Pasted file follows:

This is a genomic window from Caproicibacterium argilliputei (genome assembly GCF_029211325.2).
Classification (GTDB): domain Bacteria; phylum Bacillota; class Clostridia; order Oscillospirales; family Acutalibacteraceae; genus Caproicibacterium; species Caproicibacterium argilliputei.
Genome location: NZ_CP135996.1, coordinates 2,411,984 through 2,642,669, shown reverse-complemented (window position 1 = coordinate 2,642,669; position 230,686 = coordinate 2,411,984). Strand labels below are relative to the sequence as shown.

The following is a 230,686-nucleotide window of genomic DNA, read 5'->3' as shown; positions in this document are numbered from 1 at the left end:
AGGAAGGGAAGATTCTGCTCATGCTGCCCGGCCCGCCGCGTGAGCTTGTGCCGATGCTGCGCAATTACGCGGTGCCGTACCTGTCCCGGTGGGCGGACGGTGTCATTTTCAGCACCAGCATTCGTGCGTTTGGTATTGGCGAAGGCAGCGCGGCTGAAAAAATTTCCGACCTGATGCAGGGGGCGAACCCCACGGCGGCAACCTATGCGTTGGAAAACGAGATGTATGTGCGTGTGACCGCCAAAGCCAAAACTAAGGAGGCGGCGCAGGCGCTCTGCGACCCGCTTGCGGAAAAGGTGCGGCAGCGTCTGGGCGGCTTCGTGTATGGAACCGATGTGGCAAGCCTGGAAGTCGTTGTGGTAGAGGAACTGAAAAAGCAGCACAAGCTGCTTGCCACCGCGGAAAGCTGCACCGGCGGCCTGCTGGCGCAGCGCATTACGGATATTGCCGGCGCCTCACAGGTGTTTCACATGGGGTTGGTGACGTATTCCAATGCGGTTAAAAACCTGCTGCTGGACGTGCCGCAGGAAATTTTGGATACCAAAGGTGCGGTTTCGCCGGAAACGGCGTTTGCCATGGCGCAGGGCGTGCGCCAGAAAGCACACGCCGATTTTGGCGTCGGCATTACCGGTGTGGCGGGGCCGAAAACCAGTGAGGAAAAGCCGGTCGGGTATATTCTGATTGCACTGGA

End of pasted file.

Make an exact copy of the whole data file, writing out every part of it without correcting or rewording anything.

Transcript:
This is a genomic window from Caproicibacterium argilliputei (genome assembly GCF_029211325.2).
Classification (GTDB): domain Bacteria; phylum Bacillota; class Clostridia; order Oscillospirales; family Acutalibacteraceae; genus Caproicibacterium; species Caproicibacterium argilliputei.
Genome location: NZ_CP135996.1, coordinates 2,411,984 through 2,642,669, shown reverse-complemented (window position 1 = coordinate 2,642,669; position 230,686 = coordinate 2,411,984). Strand labels below are relative to the sequence as shown.

The following is a 230,686-nucleotide window of genomic DNA, read 5'->3' as shown; positions in this document are numbered from 1 at the left end:
AGGAAGGGAAGATTCTGCTCATGCTGCCCGGCCCGCCGCGTGAGCTTGTGCCGATGCTGCGCAATTACGCGGTGCCGTACCTGTCCCGGTGGGCGGACGGTGTCATTTTCAGCACCAGCATTCGTGCGTTTGGTATTGGCGAAGGCAGCGCGGCTGAAAAAATTTCCGACCTGATGCAGGGGGCGAACCCCACGGCGGCAACCTATGCGTTGGAAAACGAGATGTATGTGCGTGTGACCGCCAAAGCCAAAACTAAGGAGGCGGCGCAGGCGCTCTGCGACCCGCTTGCGGAAAAGGTGCGGCAGCGTCTGGGCGGCTTCGTGTATGGAACCGATGTGGCAAGCCTGGAAGTCGTTGTGGTAGAGGAACTGAAAAAGCAGCACAAGCTGCTTGCCACCGCGGAAAGCTGCACCGGCGGCCTGCTGGCGCAGCGCATTACGGATATTGCCGGCGCCTCACAGGTGTTTCACATGGGGTTGGTGACGTATTCCAATGCGGTTAAAAACCTGCTGCTGGACGTGCCGCAGGAAATTTTGGATACCAAAGGTGCGGTTTCGCCGGAAACGGCGTTTGCCATGGCGCAGGGCGTGCGCCAGAAAGCACACGCCGATTTTGGCGTCGGCATTACCGGTGTGGCGGGGCCGAAAACCAGTGAGGAAAAGCCGGTCGGGTATATTCTGATTGCACTGGA